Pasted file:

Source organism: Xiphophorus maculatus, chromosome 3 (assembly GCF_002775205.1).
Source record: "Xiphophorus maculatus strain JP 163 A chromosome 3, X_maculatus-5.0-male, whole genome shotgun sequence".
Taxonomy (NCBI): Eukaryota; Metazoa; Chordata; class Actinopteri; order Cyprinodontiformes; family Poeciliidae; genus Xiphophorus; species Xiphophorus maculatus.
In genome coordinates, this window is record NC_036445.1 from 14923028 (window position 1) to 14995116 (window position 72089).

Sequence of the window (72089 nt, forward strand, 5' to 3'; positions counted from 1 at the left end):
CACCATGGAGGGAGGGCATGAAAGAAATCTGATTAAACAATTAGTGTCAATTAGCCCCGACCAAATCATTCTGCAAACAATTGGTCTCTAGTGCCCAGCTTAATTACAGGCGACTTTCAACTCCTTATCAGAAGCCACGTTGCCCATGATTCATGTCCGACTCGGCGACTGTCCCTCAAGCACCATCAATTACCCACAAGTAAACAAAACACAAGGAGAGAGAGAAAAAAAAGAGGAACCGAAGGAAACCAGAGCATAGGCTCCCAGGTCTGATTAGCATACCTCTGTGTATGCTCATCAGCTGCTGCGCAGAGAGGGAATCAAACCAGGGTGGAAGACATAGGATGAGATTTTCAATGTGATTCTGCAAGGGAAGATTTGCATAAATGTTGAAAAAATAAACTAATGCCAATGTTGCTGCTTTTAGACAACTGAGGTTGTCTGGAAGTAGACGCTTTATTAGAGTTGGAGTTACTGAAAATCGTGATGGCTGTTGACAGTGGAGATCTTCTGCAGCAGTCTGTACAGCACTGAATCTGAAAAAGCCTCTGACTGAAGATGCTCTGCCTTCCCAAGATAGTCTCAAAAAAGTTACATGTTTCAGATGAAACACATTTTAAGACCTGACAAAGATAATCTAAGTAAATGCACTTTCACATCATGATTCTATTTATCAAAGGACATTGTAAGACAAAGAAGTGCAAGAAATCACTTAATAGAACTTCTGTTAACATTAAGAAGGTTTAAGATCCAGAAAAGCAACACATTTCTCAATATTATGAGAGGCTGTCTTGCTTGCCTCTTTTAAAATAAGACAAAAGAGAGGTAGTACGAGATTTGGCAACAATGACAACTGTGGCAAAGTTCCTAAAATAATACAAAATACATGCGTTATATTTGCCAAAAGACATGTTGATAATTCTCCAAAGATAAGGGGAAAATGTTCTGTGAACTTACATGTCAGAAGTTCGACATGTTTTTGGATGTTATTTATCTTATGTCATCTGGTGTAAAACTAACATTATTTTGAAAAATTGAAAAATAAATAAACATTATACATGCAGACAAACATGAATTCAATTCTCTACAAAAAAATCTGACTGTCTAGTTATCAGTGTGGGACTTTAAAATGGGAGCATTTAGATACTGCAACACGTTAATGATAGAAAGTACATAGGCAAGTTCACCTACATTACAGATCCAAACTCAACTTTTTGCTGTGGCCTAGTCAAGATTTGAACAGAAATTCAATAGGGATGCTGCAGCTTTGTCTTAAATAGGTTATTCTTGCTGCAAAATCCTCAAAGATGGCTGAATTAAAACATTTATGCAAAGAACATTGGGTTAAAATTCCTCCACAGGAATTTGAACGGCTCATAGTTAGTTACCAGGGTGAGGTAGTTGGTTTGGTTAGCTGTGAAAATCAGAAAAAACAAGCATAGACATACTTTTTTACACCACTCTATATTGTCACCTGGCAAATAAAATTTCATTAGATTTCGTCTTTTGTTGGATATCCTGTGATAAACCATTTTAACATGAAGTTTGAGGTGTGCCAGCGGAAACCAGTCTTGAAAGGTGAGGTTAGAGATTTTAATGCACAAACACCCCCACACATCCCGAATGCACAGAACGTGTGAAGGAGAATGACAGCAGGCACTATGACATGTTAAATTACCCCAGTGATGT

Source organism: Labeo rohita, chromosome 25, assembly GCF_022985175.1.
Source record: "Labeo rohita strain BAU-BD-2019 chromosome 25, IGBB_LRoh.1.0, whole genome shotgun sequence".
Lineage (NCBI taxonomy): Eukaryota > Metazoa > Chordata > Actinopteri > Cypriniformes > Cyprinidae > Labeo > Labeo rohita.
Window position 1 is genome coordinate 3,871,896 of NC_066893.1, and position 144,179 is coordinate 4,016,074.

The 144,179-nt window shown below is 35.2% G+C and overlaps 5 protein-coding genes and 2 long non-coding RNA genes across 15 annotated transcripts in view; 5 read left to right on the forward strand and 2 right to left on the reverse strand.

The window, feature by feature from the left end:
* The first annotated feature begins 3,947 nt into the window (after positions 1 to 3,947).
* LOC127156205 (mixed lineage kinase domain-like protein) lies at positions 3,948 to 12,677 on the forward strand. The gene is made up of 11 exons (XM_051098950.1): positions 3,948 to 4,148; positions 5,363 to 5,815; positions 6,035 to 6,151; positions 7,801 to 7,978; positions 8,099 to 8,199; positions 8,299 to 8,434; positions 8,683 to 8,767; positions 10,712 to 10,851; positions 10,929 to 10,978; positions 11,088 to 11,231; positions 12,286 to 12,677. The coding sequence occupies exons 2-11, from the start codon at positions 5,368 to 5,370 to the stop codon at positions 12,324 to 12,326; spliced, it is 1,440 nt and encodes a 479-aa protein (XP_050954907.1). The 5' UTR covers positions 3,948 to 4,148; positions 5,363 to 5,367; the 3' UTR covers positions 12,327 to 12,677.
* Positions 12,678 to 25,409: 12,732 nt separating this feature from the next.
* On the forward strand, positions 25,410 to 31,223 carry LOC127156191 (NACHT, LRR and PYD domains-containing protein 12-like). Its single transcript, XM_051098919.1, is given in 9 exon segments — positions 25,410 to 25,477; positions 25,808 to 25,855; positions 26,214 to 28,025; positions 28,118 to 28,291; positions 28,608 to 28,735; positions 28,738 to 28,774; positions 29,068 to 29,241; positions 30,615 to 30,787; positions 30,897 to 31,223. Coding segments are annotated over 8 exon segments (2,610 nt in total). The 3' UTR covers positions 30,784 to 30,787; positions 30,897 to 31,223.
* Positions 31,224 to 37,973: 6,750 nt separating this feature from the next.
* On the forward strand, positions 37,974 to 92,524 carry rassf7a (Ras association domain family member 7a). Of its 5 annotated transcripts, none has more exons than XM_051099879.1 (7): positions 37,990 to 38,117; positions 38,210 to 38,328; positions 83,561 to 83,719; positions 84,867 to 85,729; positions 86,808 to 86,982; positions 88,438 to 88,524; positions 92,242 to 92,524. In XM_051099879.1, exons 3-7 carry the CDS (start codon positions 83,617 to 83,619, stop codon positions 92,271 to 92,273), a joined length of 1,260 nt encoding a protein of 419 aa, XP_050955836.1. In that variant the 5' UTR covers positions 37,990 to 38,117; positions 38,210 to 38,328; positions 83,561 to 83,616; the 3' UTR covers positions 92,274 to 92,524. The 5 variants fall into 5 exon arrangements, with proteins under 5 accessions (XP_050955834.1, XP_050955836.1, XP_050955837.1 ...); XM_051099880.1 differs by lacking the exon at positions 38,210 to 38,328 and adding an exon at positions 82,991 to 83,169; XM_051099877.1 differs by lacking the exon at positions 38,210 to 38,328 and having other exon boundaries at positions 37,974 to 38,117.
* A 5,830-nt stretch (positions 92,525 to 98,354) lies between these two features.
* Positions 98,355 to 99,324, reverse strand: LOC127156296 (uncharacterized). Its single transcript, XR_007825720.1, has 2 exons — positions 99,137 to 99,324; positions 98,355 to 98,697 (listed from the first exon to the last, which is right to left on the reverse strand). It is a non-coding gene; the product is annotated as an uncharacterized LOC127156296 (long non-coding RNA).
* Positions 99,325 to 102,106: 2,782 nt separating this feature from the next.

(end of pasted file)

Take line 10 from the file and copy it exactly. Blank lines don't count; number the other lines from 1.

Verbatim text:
Window position 1 is genome coordinate 3,871,896 of NC_066893.1, and position 144,179 is coordinate 4,016,074.